CATCHING the dreaded winter lurgy is never pleasant, but this year, the bugs are especially nasty.
If you, or someone you know, has developed a mutant cold/flu that seems so much worse than usual, then it might be the so-called ‘Australian flu’ that’s to blame.
After weeks of warnings from health experts, this severe strain of influenza has arrived on these shores.
Australia has already been overwhelmed by the potentially deadly H3N2 strain, with 170,000 cases reported this season — that’s more than two-and-a-half more than last winter.
Health experts say that nearly every part of Ireland, including Munster, has reported the highest category — ‘widespread activity’ — for flu in recent weeks, and the ‘Aussie Flu’ strain can be dangerous among vulnerable people.
Public Health England recently reported that this particularly vicious virus has caused 85 deaths in the UK since the beginning of October.
In the second week of January, Irish health officials revealed a staggering 4,700 people went to their doctors with the flu in the seven-day period, week while 500 were admitted to eight hospitals. And this is just the tip of the iceberg, with officials predicting that the number of actual cases could be up to five times higher.
So should you be worried?
We spoke to experts to find out what you need to know about the ‘Aussie flu’, including the tell-tale signs that you’ve been unlucky enough to catch it, and what you can do about it.
What is Aussie flu and what are the symptoms?
There are always a few strains of flu circulating, and Aussie flu, or H3N2, is just one of them.
It’s is a particularly unpleasant strand of influenza A, the most common category of human flu, so the symptoms are similar to regular winter flu but can be more severe.
“If you contract the virus, you’ll likely to experience a high temperature or fever along with coughing, sneezing and a runny nose,” says Steve Iley, medical director for Bupa UK.
“Likewise, it can also bring on aches and pains, with feelings of weakness or fatigue.”
Should we be worried about an Irish outbreak?
“Australian flu is rapidly spreading quickly across Europe, including in Spain and Ireland. Thankfully, we’re yet to see a major spike in cases, but we should be prepared for it,” warns Steve.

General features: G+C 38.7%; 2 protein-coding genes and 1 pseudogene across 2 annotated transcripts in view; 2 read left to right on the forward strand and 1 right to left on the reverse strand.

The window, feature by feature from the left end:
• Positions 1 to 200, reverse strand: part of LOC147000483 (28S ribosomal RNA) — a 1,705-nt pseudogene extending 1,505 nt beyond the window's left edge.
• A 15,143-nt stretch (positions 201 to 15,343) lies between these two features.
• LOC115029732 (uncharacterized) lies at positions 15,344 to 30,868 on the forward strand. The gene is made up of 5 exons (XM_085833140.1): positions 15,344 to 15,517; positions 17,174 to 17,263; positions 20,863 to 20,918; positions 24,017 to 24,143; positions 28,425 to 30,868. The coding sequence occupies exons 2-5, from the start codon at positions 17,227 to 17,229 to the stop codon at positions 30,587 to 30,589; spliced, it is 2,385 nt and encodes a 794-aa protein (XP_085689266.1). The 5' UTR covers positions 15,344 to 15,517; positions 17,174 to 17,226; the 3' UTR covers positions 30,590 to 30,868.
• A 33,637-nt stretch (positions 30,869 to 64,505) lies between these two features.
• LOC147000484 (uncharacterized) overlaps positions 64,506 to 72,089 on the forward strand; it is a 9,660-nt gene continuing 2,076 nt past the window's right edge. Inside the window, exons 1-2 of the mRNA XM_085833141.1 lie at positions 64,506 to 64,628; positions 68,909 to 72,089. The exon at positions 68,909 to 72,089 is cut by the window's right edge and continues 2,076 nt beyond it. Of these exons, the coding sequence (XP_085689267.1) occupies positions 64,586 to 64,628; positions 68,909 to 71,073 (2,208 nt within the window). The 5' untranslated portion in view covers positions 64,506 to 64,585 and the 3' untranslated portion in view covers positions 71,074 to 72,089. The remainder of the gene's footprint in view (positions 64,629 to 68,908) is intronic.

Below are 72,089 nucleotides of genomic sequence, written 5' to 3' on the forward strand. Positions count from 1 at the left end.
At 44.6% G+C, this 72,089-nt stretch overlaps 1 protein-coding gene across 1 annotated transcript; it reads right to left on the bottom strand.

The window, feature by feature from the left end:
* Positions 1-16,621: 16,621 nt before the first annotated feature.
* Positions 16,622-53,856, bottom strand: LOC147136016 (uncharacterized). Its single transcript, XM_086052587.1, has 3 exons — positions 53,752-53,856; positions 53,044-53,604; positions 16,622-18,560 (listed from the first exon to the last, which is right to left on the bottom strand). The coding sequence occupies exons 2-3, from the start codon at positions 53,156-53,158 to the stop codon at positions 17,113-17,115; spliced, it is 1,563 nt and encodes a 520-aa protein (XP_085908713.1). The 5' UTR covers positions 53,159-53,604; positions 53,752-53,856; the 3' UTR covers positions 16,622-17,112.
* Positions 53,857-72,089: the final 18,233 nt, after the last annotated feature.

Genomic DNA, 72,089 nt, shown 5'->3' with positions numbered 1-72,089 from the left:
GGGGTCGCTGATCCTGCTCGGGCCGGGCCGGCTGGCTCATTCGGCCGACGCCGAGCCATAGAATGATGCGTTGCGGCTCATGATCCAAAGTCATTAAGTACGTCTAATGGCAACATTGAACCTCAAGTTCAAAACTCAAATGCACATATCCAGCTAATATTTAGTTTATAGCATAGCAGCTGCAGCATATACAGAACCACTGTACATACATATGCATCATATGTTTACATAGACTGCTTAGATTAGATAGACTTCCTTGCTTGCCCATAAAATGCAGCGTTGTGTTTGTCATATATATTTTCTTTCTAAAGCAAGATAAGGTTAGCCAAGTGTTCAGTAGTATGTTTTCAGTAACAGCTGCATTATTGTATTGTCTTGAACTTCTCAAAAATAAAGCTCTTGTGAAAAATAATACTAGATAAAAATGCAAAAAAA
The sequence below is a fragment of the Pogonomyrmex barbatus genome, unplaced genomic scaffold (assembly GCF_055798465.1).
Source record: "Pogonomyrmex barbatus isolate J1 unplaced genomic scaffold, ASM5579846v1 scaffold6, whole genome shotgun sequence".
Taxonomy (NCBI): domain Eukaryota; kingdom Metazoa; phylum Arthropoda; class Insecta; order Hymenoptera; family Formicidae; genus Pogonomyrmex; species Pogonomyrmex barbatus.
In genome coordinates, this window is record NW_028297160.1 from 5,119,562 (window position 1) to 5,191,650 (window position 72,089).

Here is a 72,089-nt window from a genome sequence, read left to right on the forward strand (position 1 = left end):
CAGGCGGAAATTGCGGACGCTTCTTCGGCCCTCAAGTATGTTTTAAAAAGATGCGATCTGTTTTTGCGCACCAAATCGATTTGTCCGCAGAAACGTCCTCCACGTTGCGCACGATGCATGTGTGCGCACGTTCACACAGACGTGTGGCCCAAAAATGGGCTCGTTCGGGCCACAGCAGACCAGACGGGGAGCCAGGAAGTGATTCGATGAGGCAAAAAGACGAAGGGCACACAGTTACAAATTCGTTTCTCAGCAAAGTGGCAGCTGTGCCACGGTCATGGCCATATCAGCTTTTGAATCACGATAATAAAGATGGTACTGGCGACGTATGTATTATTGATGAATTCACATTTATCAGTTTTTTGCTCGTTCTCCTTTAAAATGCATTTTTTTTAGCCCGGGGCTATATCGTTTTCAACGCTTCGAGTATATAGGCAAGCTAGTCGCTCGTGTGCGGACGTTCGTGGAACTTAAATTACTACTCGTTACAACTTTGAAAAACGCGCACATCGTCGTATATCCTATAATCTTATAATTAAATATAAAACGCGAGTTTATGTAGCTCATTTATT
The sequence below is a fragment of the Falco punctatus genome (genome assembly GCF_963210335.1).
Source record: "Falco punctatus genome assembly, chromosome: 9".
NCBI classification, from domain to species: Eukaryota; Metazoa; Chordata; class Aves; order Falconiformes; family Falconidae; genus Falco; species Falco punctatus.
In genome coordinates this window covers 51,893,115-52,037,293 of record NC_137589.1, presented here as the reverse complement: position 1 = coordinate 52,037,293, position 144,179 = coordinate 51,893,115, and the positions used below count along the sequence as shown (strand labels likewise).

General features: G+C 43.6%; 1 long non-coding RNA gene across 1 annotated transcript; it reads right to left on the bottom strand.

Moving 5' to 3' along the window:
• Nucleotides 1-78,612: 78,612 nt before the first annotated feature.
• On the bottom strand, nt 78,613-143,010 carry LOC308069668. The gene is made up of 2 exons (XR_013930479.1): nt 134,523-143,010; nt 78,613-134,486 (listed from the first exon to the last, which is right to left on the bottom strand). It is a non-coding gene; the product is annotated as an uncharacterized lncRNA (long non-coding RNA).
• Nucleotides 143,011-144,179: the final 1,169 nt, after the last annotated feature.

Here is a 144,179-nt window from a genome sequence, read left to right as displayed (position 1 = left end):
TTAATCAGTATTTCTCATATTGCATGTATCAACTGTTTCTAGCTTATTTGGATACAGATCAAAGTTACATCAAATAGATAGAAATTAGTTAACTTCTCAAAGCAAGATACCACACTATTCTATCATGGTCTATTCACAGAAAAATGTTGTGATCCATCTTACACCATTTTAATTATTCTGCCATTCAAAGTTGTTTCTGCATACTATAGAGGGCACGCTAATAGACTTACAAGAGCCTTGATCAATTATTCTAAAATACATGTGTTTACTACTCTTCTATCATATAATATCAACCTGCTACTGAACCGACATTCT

The good news is that there’s no need to panic.
“For the most of us — symptoms of the flu should clear up in about a week,” Steve says. However, he does note that some people may be more vulnerable than others.
“People in high-risk groups, including the elderly, children, those with chronic health conditions or weakened immune systems and pregnant women, should take extra precautions and seek medical help if required.”
Is there a flu vaccine?
Yes there is. A vaccine against Aussie flu was developed in March, using the virus that’s wreaked havoc in Australia.
However, there’s the chance that the strain currently hitting Ireland will have mutated in transit, potentially rendering the vaccine ineffective.
The flu jab is offered free to adults at risk, over-65s, pregnant women and children at risk aged six months to two years old, and a spray is offered to children up to four.
You can have the jab at your GP and some pharmacies. Serious side effects of the vaccine are rare.
Those who don’t heed the advice and are diagnosed by a GP may be prescribed an anti-viral medication to treat their symptoms.
How else can you avoid catching it?
There are a few simple prevention tactics to minimise your risk of catching and spreading this unpleasant virus: washing your hands regularly with soap and water, using tissues to cover your mouth when you sneeze, putting used tissues in the bin as soon as possible, and regularly cleaning surfaces such as keyboards, phones and door handles.
How can you ease the symptoms if you do catch it?
Although it can be unpleasant and make you feel very poorly (you might have to stay in bed), flu is relatively harmless to most people and has a fairly short lifespan — so you’ll likely need to wait it out with plenty of rest, fluids and time off work.
“In the early stages, the best thing to do is approach it in the same way as you would any virus,” says Dr Faye Christopherson, medical officer at Push Doctor in the UK.
“That means staying hydrated, staying warm, and taking painkillers to manage symptoms such as a headache or sore throat.”
“However, it’s important to remember that this is an aggressive strain of flu,” adds Dr Christopherson. “If your symptoms aren’t getting any better, or if you feel like they’re getting worse, it’s vital that you see a doctor as soon as possible.”
If you do start to feel the telltale twinges of Aussie flu — such as a prickly throat, high temperature and a raging headache — experts recommend that you take time off work to rest up, and to avoid passing the virus on to your colleagues.
“If you do get ill, it’s best to stay at home from work,” advises Steve. “Not only will that help you recover as quickly as possible, but it will also prevent you from spreading the flu to colleagues.
“Most people with the flu are able to return to work within a week, but if you’re worried or your symptoms continue, you should see your doctor.”
Is it worth seeing a doctor for antibiotics in the early stages?
The short answer is: no.
“GPs won’t prescribe antibiotics for flu,” says Steve, “so most people will be best visiting their pharmacist, who can advise on treatment.
“However, you should see a GP if your symptoms last for more than seven days, or if you’re in one of the high-risk groups, such as children or the elderly.”
And while it’s very unlikely for most people, Steve notes: “If you experience sudden chest pains, difficulty breathing or coughing up blood, you should call 999 to seek immediate help.”